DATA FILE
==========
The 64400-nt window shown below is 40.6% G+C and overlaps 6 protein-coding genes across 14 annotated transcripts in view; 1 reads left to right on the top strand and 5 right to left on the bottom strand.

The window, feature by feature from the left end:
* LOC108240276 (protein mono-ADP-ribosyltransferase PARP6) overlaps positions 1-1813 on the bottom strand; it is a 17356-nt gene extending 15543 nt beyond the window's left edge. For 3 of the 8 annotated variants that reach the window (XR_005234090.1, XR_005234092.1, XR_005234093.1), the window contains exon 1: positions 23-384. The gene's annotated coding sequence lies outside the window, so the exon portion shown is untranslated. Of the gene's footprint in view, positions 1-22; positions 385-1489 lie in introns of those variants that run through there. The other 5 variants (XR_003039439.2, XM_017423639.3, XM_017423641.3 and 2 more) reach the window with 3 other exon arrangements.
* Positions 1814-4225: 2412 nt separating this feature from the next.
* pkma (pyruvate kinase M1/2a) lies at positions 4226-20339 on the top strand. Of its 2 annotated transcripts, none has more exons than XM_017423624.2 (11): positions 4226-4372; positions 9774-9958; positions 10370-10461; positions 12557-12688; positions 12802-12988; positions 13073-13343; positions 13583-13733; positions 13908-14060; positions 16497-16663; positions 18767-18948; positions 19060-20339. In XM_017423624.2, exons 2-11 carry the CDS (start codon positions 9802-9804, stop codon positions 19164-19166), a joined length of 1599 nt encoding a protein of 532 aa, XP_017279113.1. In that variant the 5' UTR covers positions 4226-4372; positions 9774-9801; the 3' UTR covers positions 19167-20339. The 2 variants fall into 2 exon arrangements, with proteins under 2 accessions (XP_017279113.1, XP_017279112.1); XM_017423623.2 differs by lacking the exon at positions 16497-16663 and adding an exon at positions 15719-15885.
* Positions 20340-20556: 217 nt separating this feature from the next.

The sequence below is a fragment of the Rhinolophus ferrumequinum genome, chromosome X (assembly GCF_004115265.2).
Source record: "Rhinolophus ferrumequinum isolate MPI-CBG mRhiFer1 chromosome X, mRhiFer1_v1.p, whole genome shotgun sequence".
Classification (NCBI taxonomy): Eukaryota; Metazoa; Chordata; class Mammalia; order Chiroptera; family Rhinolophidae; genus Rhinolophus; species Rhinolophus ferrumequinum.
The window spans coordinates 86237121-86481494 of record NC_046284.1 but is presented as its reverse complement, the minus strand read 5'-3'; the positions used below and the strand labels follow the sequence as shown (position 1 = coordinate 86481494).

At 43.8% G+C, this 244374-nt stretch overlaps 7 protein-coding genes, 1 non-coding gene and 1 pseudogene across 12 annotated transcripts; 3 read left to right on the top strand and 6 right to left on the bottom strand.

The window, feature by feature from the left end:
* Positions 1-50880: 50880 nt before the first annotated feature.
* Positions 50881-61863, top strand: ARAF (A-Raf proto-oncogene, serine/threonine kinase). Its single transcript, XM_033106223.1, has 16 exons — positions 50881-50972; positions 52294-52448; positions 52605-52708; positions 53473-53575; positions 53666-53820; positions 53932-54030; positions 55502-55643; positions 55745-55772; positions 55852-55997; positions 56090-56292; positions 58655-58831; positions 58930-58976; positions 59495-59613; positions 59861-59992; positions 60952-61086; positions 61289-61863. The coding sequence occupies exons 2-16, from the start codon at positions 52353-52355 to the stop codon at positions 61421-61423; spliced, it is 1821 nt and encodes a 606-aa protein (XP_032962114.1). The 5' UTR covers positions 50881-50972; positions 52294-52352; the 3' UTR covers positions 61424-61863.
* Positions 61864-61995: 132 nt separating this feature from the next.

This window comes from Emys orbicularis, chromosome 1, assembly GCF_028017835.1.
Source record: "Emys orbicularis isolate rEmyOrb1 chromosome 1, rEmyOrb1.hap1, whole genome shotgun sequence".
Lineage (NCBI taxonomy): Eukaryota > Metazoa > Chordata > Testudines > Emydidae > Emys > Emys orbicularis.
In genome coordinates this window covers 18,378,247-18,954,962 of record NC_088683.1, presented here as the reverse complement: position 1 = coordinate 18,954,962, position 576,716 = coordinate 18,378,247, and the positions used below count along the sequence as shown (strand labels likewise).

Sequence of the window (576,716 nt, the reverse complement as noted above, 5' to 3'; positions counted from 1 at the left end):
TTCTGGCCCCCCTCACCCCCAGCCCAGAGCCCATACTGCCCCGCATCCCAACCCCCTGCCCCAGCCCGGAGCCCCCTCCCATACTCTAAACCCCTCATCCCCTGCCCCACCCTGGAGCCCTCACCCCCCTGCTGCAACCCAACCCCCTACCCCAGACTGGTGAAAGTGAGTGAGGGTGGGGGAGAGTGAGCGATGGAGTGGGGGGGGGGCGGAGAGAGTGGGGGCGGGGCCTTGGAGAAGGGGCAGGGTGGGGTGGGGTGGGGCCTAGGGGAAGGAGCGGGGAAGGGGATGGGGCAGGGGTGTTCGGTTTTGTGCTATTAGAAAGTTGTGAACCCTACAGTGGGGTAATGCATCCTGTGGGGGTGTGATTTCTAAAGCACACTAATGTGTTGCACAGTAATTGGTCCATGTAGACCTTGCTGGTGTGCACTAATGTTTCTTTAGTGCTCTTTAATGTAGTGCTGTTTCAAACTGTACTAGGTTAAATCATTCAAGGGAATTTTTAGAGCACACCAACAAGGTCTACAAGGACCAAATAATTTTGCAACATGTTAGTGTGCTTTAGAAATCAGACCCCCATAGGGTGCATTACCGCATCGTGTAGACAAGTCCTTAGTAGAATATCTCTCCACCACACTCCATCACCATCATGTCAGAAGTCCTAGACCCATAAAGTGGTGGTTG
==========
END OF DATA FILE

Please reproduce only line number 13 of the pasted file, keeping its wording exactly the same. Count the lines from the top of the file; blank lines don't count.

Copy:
* Positions 1-50880: 50880 nt before the first annotated feature.